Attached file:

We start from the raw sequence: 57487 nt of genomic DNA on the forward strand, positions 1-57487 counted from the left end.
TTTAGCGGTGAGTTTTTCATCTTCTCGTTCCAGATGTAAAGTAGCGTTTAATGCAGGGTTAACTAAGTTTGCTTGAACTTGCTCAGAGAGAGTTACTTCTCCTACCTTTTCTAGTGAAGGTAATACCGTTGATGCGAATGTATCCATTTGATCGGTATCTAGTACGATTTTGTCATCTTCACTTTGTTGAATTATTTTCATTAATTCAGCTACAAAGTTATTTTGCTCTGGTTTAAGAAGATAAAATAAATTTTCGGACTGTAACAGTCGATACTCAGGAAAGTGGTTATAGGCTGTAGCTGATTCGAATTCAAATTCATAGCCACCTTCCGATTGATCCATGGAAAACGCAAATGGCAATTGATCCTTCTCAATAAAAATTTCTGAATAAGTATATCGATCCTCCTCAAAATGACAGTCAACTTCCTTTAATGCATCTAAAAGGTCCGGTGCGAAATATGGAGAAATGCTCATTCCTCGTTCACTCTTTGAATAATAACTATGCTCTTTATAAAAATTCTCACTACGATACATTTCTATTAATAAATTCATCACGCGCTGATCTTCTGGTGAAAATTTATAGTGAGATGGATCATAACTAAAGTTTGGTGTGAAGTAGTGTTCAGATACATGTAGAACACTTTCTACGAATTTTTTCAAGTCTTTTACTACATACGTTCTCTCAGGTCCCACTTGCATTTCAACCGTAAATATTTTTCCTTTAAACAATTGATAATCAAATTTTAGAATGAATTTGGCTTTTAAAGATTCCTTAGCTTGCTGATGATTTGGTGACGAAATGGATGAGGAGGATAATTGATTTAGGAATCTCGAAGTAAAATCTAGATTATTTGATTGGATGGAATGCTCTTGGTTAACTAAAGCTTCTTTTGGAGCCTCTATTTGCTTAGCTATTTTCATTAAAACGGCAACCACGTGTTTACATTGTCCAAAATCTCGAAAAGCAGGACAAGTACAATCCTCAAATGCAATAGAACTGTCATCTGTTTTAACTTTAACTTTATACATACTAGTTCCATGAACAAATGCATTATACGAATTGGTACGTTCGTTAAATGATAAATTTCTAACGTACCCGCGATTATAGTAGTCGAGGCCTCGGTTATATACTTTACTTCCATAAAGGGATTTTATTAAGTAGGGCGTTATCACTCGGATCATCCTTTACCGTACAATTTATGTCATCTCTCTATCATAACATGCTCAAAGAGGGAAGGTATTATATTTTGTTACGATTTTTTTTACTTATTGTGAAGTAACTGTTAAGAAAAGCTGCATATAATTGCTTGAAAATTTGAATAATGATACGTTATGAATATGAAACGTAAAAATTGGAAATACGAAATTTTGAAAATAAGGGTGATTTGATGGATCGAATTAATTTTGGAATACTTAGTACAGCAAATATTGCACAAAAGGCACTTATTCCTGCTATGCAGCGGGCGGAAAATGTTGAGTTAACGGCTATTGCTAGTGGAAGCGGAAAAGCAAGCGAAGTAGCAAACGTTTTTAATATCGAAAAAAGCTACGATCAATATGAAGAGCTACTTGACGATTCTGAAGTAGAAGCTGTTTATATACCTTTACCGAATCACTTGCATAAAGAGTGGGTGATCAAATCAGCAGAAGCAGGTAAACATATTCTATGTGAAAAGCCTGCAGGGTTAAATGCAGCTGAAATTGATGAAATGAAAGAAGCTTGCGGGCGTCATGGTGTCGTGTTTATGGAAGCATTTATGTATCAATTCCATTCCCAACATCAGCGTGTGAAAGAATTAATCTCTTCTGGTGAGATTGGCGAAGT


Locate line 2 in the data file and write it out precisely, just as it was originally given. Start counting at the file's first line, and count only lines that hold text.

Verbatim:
TTTAGCGGTGAGTTTTTCATCTTCTCGTTCCAGATGTAAAGTAGCGTTTAATGCAGGGTTAACTAAGTTTGCTTGAACTTGCTCAGAGAGAGTTACTTCTCCTACCTTTTCTAGTGAAGGTAATACCGTTGATGCGAATGTATCCATTTGATCGGTATCTAGTACGATTTTGTCATCTTCACTTTGTTGAATTATTTTCATTAATTCAGCTACAAAGTTATTTTGCTCTGGTTTAAGAAGATAAAATAAATTTTCGGACTGTAACAGTCGATACTCAGGAAAGTGGTTATAGGCTGTAGCTGATTCGAATTCAAATTCATAGCCACCTTCCGATTGATCCATGGAAAACGCAAATGGCAATTGATCCTTCTCAATAAAAATTTCTGAATAAGTATATCGATCCTCCTCAAAATGACAGTCAACTTCCTTTAATGCATCTAAAAGGTCCGGTGCGAAATATGGAGAAATGCTCATTCCTCGTTCACTCTTTGAATAATAACTATGCTCTTTATAAAAATTCTCACTACGATACATTTCTATTAATAAATTCATCACGCGCTGATCTTCTGGTGAAAATTTATAGTGAGATGGATCATAACTAAAGTTTGGTGTGAAGTAGTGTTCAGATACATGTAGAACACTTTCTACGAATTTTTTCAAGTCTTTTACTACATACGTTCTCTCAGGTCCCACTTGCATTTCAACCGTAAATATTTTTCCTTTAAACAATTGATAATCAAATTTTAGAATGAATTTGGCTTTTAAAGATTCCTTAGCTTGCTGATGATTTGGTGACGAAATGGATGAGGAGGATAATTGATTTAGGAATCTCGAAGTAAAATCTAGATTATTTGATTGGATGGAATGCTCTTGGTTAACTAAAGCTTCTTTTGGAGCCTCTATTTGCTTAGCTATTTTCATTAAAACGGCAACCACGTGTTTACATTGTCCAAAATCTCGAAAAGCAGGACAAGTACAATCCTCAAATGCAATAGAACTGTCATCTGTTTTAACTTTAACTTTATACATACTAGTTCCATGAACAAATGCATTATACGAATTGGTACGTTCGTTAAATGATAAATTTCTAACGTACCCGCGATTATAGTAGTCGAGGCCTCGGTTATATACTTTACTTCCATAAAGGGATTTTATTAAGTAGGGCGTTATCACTCGGATCATCCTTTACCGTACAATTTATGTCATCTCTCTATCATAACATGCTCAAAGAGGGAAGGTATTATATTTTGTTACGATTTTTTTTACTTATTGTGAAGTAACTGTTAAGAAAAGCTGCATATAATTGCTTGAAAATTTGAATAATGATACGTTATGAATATGAAACGTAAAAATTGGAAATACGAAATTTTGAAAATAAGGGTGATTTGATGGATCGAATTAATTTTGGAATACTTAGTACAGCAAATATTGCACAAAAGGCACTTATTCCTGCTATGCAGCGGGCGGAAAATGTTGAGTTAACGGCTATTGCTAGTGGAAGCGGAAAAGCAAGCGAAGTAGCAAACGTTTTTAATATCGAAAAAAGCTACGATCAATATGAAGAGCTACTTGACGATTCTGAAGTAGAAGCTGTTTATATACCTTTACCGAATCACTTGCATAAAGAGTGGGTGATCAAATCAGCAGAAGCAGGTAAACATATTCTATGTGAAAAGCCTGCAGGGTTAAATGCAGCTGAAATTGATGAAATGAAAGAAGCTTGCGGGCGTCATGGTGTCGTGTTTATGGAAGCATTTATGTATCAATTCCATTCCCAACATCAGCGTGTGAAAGAATTAATCTCTTCTGGTGAGATTGGCGAAGT